Scott Davenport Photography
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Crop, Then Auto-Enhance in Aperture

When I'm working through a batch of "casual" photos, I use the Auto White Balance and Auto-Enhance (magic wand) tools in Aperture 3.3 quite a bit. In many cases, it gives me the basics of what I want, and is a great time saver. I'm also a reasonably heavy Crop user. And, as the order of the Adjustment layout in Aperture suggests, it's best to crop first, then apply the automated adjustments.

The automated adjustments honor the cropping of your photo, and examine only the segment of the photo visible after the crop. Makes sense, really. By considering only the information post-crop, the resulting adjustment should yield a better result. Why bother considering information that's effectively thrown away when cropped out?

Here's an example of differences in the resulting Curves adjustment from an Auto-Enhance pre- and post-crop, using an image from Half Moon Bay I talked about last week. Let's look at pre- and post-cropped versions of this image, each with the Auto-Enhance "magic wand" applied:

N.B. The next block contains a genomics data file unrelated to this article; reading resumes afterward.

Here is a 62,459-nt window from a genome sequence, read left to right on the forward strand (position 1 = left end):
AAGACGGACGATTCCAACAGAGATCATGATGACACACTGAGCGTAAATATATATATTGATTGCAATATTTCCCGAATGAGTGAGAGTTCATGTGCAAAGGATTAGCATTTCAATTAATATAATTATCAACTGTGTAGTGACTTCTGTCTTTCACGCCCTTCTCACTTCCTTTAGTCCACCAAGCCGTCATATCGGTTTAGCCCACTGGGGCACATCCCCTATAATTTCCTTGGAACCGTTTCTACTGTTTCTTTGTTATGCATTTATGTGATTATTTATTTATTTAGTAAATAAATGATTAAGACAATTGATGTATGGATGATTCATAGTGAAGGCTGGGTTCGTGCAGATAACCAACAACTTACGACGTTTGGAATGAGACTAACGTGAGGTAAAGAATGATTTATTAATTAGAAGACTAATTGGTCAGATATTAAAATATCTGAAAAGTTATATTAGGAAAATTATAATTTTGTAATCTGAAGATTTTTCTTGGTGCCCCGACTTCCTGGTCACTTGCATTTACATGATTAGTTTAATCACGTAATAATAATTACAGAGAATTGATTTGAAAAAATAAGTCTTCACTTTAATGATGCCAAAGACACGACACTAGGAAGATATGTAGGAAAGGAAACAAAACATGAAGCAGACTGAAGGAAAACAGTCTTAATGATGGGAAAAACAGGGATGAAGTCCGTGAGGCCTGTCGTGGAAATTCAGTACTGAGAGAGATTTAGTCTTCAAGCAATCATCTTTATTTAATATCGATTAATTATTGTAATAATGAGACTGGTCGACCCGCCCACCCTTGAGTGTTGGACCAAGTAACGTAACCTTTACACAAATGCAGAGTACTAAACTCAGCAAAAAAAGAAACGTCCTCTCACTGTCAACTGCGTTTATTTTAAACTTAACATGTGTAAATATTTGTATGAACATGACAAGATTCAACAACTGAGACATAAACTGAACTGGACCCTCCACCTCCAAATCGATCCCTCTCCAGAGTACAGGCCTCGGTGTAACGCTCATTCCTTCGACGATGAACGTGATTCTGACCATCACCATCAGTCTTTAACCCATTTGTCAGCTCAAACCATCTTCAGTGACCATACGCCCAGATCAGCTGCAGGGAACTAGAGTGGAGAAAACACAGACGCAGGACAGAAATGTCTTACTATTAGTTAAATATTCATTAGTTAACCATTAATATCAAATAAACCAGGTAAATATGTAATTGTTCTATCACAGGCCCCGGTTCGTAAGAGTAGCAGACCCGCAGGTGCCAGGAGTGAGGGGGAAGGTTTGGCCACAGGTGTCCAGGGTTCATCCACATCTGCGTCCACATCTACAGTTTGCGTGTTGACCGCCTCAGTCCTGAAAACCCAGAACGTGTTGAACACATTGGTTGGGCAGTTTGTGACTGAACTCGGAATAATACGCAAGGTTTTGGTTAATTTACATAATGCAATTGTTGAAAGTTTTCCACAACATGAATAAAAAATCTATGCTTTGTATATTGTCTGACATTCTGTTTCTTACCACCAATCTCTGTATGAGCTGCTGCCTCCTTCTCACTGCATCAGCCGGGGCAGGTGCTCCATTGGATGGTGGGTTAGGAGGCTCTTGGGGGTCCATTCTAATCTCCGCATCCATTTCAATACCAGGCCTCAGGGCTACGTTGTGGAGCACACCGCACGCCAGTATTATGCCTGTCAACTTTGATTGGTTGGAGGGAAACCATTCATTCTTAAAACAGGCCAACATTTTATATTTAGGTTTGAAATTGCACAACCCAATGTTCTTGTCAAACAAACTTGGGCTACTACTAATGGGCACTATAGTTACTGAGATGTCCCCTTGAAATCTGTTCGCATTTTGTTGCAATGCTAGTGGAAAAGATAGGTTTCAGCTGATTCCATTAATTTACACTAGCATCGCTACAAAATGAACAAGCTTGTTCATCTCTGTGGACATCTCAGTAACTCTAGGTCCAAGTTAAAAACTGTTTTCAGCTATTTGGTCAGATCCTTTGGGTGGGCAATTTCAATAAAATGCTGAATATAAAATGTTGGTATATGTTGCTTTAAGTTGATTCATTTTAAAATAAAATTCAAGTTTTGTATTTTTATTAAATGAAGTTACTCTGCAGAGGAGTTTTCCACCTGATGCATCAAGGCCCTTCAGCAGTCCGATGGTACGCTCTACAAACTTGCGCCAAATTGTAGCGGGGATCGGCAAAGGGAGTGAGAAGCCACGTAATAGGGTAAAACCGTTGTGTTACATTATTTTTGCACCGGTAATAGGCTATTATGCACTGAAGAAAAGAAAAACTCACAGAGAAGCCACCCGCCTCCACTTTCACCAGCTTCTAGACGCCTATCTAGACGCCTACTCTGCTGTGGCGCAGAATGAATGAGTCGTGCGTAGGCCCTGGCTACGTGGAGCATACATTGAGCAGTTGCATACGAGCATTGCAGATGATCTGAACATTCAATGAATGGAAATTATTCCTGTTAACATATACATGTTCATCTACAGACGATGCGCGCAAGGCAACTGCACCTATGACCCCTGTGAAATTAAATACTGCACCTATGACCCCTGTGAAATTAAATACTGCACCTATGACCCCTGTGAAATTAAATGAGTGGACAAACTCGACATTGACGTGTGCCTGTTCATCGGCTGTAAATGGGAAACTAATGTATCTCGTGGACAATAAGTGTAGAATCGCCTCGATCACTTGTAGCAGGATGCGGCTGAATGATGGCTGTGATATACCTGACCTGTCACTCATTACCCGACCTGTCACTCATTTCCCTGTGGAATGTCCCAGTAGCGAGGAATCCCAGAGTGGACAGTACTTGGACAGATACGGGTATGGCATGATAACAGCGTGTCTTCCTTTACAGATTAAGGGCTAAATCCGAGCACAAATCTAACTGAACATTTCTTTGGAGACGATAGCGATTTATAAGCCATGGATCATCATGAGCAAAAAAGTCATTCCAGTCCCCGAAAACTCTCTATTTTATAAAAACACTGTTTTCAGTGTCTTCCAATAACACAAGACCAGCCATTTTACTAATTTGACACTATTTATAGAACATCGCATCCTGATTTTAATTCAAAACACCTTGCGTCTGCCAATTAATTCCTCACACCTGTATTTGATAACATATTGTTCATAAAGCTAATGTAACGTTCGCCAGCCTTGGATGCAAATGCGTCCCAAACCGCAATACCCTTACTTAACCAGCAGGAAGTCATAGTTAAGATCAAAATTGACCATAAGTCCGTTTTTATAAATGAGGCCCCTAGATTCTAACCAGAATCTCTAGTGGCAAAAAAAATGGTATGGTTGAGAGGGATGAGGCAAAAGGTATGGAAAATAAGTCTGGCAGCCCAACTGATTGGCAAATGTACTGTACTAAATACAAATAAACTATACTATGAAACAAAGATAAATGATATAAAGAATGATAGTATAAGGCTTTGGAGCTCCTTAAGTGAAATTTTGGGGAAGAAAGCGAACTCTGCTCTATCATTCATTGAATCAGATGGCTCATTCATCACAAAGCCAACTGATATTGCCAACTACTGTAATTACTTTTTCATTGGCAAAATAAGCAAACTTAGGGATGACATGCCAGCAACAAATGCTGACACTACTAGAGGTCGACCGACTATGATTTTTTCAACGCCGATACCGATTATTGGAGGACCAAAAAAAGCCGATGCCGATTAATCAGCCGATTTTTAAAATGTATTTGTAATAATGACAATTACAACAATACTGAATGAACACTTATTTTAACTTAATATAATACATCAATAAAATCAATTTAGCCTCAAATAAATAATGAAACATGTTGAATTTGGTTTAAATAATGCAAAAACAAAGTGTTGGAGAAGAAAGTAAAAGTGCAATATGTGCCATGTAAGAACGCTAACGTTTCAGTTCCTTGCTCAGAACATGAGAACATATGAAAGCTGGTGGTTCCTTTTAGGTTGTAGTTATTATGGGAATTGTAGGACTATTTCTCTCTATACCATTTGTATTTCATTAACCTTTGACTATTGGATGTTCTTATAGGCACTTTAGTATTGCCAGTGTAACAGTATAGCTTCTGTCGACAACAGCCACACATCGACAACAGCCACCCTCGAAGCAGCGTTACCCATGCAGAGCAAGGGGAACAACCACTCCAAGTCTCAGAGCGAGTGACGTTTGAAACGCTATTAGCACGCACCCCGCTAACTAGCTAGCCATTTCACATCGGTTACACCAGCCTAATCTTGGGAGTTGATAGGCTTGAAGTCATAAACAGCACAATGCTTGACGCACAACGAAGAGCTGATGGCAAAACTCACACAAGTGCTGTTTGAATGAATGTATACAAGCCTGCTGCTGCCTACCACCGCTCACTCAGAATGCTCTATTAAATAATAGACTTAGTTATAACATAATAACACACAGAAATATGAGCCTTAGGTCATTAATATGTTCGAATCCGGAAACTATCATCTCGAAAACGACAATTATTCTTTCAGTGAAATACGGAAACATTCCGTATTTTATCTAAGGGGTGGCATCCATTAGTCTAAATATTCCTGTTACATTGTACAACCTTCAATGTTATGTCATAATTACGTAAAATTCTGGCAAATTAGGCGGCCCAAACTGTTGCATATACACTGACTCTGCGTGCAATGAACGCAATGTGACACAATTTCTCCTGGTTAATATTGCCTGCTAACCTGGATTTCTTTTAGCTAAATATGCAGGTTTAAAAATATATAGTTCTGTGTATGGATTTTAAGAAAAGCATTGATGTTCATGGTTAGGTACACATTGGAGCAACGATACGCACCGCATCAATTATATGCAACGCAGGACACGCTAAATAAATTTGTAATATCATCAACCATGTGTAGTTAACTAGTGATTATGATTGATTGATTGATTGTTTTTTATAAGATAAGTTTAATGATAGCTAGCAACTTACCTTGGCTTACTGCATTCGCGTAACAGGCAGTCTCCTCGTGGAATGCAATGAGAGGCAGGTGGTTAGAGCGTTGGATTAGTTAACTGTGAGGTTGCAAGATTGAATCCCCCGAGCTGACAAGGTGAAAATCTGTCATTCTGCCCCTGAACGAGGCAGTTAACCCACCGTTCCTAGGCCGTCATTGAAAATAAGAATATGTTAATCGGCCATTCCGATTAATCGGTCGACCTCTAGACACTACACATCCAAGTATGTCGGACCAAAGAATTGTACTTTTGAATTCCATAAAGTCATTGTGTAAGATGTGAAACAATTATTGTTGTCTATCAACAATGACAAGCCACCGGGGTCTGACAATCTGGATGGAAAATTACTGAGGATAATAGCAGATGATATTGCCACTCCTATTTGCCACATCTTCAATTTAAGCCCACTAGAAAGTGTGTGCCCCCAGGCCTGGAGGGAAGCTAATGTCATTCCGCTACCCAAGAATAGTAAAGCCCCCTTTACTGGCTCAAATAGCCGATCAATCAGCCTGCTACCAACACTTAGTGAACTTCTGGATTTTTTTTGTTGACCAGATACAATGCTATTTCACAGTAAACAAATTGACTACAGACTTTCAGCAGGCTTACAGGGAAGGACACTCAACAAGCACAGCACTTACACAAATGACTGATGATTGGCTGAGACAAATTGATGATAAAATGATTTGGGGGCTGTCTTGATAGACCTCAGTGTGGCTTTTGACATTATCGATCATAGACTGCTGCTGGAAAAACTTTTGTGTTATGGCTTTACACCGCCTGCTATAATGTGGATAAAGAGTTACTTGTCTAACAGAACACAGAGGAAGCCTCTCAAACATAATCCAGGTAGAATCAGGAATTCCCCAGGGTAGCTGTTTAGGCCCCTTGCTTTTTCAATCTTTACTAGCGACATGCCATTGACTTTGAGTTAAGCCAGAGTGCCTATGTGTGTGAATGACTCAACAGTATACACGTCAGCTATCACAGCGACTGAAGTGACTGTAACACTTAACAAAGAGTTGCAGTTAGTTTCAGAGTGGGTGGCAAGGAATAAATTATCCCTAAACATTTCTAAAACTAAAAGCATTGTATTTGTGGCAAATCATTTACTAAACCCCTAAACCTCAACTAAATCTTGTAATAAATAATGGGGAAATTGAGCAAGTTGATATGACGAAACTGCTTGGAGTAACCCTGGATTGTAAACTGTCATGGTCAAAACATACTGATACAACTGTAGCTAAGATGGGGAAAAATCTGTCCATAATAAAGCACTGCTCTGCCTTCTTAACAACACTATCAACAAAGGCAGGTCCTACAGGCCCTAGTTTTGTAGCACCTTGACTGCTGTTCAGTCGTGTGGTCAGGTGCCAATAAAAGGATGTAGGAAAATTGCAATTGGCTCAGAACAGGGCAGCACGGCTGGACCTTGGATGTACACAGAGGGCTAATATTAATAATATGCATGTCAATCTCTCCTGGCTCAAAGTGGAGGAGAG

No cropping, Auto-Enhance applied

16:9 crop, Auto-Enhance applied

Now, compare the resulting Curves adjustment for each image:

 No cropping, Curves adjustment

No cropping, Curves adjustment

 16:9 crop, Curves Adjustment

16:9 crop, Curves Adjustment

You can see the difference in the curve, both the curve's contour and in/out values. Again, makes sense - check out the overall histogram of the the images as well. Quite different pre- and post-crop.

I suspect the same types of differences can be seen in the other adjustments included in Auto-Enhance (Enhance, Highlights & Shadows, etc.) as well as with the Auto White Balance.

If you use the automatic adjustments, crop your image first and get the best adjustment possible.